Trees of the Yucatan: Mimosa
The scrub surrounding Sabacché, is dominated by woody, frilly-leafed, often spiny members of the Bean Family. By "frilly-leafed I mean that the leaf blades are once- or twice-pinnately compound -- compound leaves composed of numerous smaller leaflets.
In the heart of the rainy season our most conspicuously flowering of the group is MIMOSA BAHAMENSIS. Local people call it Catzin, but that's what they also call a common acacia with enormous, thick-based spines -- one of the Bull-horn Acacias -- so it can be called Sak-Catzin. "Sak" means white, and probably refers to the abundant white flower heads.
Sak-Catzin is a small tree very common along roadsides and recently abandoned fields. In other words, despite being woody, it's almost weedy. It seldom grows more than 15 feet tall. You can see its flowers and fruits at left.
Though several members of the group produce fuzzy-looking, spherical flower-heads, this species' flat legumes are fairly distinctive with their brownish, papery, jagged wings along both sides of the flat pods' faces.
According to Jim Conrad, the local people "more or less ignore this plant, it being too small to produce firewood, and not known as being particularly medicinal, though some say somewhat vaguely that it has been used for baby medicine." Its abundant flowers do feed untold numbers of nectar and pollen-seeking invertebrates, which in turn feed birds, which perform many services in the scrub, so mimosa bahamensis is a good forest citizen.
Our friend Jerry Britner, advisor to a local neem and moringa farm, thinks there might be more to this species, and shared his thoughts on it during our last visit. He refers to the plant by a different name: washeen.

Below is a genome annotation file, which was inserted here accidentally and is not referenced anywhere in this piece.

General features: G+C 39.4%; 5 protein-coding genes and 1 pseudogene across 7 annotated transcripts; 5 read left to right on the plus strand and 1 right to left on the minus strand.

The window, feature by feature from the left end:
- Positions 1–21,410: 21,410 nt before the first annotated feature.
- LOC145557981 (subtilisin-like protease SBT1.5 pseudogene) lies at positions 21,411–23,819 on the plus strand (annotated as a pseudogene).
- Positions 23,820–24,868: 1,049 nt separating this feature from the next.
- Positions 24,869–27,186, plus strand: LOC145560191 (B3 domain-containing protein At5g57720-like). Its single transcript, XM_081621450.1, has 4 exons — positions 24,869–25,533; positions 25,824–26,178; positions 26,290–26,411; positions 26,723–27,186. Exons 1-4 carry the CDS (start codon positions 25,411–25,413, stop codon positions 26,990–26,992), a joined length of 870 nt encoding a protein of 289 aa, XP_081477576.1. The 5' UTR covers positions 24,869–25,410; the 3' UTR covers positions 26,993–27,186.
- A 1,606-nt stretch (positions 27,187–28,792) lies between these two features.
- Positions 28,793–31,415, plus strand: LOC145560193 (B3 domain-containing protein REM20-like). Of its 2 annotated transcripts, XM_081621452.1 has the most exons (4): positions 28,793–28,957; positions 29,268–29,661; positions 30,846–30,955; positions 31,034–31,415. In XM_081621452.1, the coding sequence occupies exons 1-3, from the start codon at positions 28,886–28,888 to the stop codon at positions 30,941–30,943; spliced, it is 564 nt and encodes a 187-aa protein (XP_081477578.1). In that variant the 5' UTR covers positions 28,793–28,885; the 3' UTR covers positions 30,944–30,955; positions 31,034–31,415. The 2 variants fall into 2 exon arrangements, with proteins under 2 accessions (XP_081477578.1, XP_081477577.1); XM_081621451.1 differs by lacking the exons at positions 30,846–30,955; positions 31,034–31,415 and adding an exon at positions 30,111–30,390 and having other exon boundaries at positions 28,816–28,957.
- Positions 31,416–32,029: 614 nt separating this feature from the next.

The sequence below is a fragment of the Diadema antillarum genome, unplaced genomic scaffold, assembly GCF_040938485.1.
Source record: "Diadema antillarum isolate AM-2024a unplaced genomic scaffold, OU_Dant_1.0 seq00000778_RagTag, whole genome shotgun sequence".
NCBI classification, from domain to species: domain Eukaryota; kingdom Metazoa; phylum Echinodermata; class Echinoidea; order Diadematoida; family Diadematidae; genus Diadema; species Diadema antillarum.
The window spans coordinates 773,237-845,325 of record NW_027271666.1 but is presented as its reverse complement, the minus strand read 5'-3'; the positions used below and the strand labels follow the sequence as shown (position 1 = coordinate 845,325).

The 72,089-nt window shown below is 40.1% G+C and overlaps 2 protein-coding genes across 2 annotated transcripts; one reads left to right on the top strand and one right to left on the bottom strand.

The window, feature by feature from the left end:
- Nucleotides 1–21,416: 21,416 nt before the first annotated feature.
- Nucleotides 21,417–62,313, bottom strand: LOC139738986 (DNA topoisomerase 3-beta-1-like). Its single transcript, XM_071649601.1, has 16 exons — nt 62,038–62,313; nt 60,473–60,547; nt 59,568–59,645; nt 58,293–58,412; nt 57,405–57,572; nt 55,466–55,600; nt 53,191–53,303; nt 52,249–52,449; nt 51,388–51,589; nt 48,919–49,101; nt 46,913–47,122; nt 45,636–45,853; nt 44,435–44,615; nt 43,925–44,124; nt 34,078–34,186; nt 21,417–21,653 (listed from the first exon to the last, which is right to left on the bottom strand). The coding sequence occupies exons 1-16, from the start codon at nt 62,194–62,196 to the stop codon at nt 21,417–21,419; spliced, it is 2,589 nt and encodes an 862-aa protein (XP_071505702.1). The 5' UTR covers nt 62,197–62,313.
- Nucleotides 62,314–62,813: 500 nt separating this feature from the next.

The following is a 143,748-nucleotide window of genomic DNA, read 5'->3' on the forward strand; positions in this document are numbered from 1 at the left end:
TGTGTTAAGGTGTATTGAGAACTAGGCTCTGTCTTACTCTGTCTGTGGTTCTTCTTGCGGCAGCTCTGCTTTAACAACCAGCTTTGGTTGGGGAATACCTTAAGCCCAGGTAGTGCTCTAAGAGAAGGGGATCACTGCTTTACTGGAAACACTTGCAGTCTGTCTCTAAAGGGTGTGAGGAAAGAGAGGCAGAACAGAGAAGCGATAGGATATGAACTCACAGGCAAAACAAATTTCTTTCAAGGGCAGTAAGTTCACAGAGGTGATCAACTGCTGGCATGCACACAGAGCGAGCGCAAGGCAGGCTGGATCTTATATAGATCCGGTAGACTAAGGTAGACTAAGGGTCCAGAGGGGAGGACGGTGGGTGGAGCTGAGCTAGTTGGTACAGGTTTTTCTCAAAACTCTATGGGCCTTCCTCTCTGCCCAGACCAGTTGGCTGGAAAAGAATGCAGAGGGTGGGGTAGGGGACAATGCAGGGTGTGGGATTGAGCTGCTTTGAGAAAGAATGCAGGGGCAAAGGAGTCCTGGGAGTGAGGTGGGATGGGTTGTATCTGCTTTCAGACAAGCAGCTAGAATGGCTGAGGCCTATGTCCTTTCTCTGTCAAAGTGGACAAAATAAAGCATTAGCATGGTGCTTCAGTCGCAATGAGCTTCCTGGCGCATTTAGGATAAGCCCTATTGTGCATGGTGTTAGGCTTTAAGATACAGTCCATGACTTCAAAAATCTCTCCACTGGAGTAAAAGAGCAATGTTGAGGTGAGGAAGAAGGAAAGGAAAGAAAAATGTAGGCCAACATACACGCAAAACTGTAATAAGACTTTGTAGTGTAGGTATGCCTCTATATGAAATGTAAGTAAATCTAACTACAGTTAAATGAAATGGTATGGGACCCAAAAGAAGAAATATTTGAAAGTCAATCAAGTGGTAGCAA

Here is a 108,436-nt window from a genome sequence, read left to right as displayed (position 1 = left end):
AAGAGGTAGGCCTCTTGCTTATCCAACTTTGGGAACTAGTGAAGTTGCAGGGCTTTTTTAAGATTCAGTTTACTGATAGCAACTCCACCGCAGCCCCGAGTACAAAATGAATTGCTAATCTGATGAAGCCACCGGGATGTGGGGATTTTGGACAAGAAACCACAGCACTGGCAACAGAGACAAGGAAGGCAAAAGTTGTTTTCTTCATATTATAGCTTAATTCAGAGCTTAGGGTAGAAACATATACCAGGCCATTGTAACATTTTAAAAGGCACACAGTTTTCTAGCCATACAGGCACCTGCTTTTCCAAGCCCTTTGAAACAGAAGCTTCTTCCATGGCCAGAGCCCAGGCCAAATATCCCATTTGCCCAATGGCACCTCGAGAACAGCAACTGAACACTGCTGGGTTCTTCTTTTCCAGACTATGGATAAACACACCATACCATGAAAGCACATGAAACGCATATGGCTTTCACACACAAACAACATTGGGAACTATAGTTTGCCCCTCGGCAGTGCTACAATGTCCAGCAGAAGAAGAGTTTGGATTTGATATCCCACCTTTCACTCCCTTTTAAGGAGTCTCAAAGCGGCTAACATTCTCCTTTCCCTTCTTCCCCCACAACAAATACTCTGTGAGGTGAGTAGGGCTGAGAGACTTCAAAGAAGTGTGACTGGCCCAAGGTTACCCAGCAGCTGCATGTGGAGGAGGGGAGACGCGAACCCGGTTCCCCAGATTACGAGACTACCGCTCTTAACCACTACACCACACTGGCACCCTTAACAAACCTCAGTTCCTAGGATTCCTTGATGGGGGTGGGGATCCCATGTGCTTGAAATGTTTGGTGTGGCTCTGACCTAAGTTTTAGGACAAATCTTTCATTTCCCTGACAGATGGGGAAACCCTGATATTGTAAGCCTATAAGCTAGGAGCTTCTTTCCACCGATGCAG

"Washeen is the local species of mimosa," he says and compares it to a species in Georgia, whose flowers are silky pink. The local variety's blossoms are white. "You can harvest the leaves every month. It’s everywhere," Britner continues. He says the pigs and cows love to eat the leaves and he's even seen a giraffe in the Merida zoo leaning out of its enclosure to munch on some.
"It’s a weed, but it's 27% protein," he claims. We don't plan on holding him to that number, but would love to investigate. "The university here has started doing some research on it," he continues. We'll follow up and let you know.
"Washeen thrives in the dry season," he says and points out that the region's thin topsoil is an advantage for these plants, which have adapted to survive on limited water and nutrients. "Plus, the washeen--the mimosa--is nitrofixing in the soil, so it actually supports our other crops, like (sugar) canes and grasses."
Finally, he mentioned that locals are rumored to use the tree for some form of water purification; either planting them around water sources or soaking the branches in questionable sources. Another interesting claim that we'll need to investigate...
The Yucatan is full of fascinating species with rich cultural backgrounds and undiscovered potential. This article relies heavily on research provided by Jim Conrad. Please check out the link to one of his books below--he has written several--and check back soon for more information. Please leave a comment if you have something to share about Mimosa Bahamensis and...
Thanks for Reading!